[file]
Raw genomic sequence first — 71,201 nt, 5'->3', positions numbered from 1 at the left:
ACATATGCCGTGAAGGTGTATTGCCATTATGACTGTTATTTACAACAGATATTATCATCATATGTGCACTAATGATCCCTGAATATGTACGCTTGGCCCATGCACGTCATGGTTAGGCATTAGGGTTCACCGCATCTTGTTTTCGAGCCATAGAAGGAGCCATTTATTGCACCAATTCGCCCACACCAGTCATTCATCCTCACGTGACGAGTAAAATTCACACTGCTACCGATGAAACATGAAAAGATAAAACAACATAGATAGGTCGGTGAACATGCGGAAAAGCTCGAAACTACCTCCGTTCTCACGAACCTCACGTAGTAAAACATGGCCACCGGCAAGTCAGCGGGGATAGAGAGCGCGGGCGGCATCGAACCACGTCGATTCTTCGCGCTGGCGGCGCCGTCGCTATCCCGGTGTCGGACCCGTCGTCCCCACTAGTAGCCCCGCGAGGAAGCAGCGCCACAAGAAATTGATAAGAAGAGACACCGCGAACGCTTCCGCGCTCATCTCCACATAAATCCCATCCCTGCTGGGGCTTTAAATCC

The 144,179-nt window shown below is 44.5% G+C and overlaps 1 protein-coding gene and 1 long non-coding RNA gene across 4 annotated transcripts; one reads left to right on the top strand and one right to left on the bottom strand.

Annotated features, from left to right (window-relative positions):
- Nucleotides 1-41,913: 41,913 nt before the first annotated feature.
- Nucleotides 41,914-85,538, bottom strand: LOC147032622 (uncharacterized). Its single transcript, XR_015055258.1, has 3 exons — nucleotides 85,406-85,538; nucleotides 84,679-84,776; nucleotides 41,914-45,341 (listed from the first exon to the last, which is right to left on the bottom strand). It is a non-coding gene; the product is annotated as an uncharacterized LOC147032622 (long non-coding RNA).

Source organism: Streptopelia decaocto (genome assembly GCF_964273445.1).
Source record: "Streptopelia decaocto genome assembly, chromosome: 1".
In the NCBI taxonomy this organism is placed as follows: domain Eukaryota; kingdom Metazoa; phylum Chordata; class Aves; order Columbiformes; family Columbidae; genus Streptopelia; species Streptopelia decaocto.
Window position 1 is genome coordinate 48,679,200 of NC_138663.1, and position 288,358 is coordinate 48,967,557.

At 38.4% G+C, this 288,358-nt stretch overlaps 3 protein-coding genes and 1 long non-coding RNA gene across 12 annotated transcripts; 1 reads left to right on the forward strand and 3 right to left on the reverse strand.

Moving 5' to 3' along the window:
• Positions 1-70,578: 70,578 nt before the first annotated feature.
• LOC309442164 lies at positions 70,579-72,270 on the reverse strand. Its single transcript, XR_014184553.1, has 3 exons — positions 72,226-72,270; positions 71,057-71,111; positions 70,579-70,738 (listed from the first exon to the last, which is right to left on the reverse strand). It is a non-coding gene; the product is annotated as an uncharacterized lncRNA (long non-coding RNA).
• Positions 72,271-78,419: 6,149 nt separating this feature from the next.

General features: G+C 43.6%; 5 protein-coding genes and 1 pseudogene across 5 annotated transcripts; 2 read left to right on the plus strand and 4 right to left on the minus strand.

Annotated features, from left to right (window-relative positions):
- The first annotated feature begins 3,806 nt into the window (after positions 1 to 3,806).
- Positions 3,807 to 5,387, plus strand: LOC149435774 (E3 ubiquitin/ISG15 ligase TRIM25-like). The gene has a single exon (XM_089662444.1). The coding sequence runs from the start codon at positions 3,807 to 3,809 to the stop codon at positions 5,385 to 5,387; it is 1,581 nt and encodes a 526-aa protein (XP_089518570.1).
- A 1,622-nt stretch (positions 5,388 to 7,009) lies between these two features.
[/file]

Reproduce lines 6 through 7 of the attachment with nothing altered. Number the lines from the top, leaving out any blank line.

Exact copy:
- Nucleotides 41,914-85,538, bottom strand: LOC147032622 (uncharacterized). Its single transcript, XR_015055258.1, has 3 exons — nucleotides 85,406-85,538; nucleotides 84,679-84,776; nucleotides 41,914-45,341 (listed from the first exon to the last, which is right to left on the bottom strand). It is a non-coding gene; the product is annotated as an uncharacterized LOC147032622 (long non-coding RNA).

Source organism: Streptopelia decaocto (genome assembly GCF_964273445.1).